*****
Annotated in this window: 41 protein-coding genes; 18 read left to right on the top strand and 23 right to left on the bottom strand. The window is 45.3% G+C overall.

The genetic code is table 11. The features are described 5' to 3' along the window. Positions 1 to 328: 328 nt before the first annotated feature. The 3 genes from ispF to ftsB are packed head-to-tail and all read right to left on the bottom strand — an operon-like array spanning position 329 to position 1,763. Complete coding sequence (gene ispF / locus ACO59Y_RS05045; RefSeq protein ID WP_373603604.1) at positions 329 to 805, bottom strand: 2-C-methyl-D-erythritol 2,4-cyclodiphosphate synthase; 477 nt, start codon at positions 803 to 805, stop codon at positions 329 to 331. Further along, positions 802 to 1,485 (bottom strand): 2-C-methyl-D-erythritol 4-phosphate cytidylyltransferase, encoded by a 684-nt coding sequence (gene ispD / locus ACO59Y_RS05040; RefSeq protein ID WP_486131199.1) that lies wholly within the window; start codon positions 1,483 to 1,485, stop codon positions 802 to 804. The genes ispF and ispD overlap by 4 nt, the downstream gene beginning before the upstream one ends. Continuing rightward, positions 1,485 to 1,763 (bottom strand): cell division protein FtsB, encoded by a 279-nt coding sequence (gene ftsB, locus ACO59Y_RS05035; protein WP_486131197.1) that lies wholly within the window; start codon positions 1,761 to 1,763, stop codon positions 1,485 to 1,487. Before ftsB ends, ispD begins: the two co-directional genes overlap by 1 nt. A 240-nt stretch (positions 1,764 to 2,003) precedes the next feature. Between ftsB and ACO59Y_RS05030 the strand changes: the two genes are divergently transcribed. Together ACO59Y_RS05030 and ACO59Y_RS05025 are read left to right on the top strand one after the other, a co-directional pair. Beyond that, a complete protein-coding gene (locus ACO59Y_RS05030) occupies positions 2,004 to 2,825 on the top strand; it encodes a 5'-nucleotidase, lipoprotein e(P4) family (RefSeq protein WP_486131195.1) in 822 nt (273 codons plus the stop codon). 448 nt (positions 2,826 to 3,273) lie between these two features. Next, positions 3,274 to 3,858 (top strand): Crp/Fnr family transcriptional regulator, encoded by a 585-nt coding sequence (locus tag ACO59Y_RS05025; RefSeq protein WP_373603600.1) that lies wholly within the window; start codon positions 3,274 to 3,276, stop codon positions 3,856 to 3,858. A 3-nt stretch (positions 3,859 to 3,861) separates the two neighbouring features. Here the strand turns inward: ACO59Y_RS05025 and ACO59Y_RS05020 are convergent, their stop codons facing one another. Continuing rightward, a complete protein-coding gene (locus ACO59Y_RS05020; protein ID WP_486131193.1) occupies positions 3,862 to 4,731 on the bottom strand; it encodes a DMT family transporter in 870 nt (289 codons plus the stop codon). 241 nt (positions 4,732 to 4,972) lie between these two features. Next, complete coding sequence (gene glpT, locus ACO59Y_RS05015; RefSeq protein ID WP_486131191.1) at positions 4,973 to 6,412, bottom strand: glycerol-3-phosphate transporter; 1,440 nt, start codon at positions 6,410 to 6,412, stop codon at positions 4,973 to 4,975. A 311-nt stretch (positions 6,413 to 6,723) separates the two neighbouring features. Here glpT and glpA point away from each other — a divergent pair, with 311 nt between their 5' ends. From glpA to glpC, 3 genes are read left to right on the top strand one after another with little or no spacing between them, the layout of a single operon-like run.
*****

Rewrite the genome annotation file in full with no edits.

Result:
Annotated in this window: 41 protein-coding genes; 18 read left to right on the top strand and 23 right to left on the bottom strand. The window is 45.3% G+C overall.

The genetic code is table 11. The features are described 5' to 3' along the window. Positions 1 to 328: 328 nt before the first annotated feature. The 3 genes from ispF to ftsB are packed head-to-tail and all read right to left on the bottom strand — an operon-like array spanning position 329 to position 1,763. Complete coding sequence (gene ispF / locus ACO59Y_RS05045; RefSeq protein ID WP_373603604.1) at positions 329 to 805, bottom strand: 2-C-methyl-D-erythritol 2,4-cyclodiphosphate synthase; 477 nt, start codon at positions 803 to 805, stop codon at positions 329 to 331. Further along, positions 802 to 1,485 (bottom strand): 2-C-methyl-D-erythritol 4-phosphate cytidylyltransferase, encoded by a 684-nt coding sequence (gene ispD / locus ACO59Y_RS05040; RefSeq protein ID WP_486131199.1) that lies wholly within the window; start codon positions 1,483 to 1,485, stop codon positions 802 to 804. The genes ispF and ispD overlap by 4 nt, the downstream gene beginning before the upstream one ends. Continuing rightward, positions 1,485 to 1,763 (bottom strand): cell division protein FtsB, encoded by a 279-nt coding sequence (gene ftsB, locus ACO59Y_RS05035; protein WP_486131197.1) that lies wholly within the window; start codon positions 1,761 to 1,763, stop codon positions 1,485 to 1,487. Before ftsB ends, ispD begins: the two co-directional genes overlap by 1 nt. A 240-nt stretch (positions 1,764 to 2,003) precedes the next feature. Between ftsB and ACO59Y_RS05030 the strand changes: the two genes are divergently transcribed. Together ACO59Y_RS05030 and ACO59Y_RS05025 are read left to right on the top strand one after the other, a co-directional pair. Beyond that, a complete protein-coding gene (locus ACO59Y_RS05030) occupies positions 2,004 to 2,825 on the top strand; it encodes a 5'-nucleotidase, lipoprotein e(P4) family (RefSeq protein WP_486131195.1) in 822 nt (273 codons plus the stop codon). 448 nt (positions 2,826 to 3,273) lie between these two features. Next, positions 3,274 to 3,858 (top strand): Crp/Fnr family transcriptional regulator, encoded by a 585-nt coding sequence (locus tag ACO59Y_RS05025; RefSeq protein WP_373603600.1) that lies wholly within the window; start codon positions 3,274 to 3,276, stop codon positions 3,856 to 3,858. A 3-nt stretch (positions 3,859 to 3,861) separates the two neighbouring features. Here the strand turns inward: ACO59Y_RS05025 and ACO59Y_RS05020 are convergent, their stop codons facing one another. Continuing rightward, a complete protein-coding gene (locus ACO59Y_RS05020; protein ID WP_486131193.1) occupies positions 3,862 to 4,731 on the bottom strand; it encodes a DMT family transporter in 870 nt (289 codons plus the stop codon). 241 nt (positions 4,732 to 4,972) lie between these two features. Next, complete coding sequence (gene glpT, locus ACO59Y_RS05015; RefSeq protein ID WP_486131191.1) at positions 4,973 to 6,412, bottom strand: glycerol-3-phosphate transporter; 1,440 nt, start codon at positions 6,410 to 6,412, stop codon at positions 4,973 to 4,975. A 311-nt stretch (positions 6,413 to 6,723) separates the two neighbouring features. Here glpT and glpA point away from each other — a divergent pair, with 311 nt between their 5' ends. From glpA to glpC, 3 genes are read left to right on the top strand one after another with little or no spacing between them, the layout of a single operon-like run.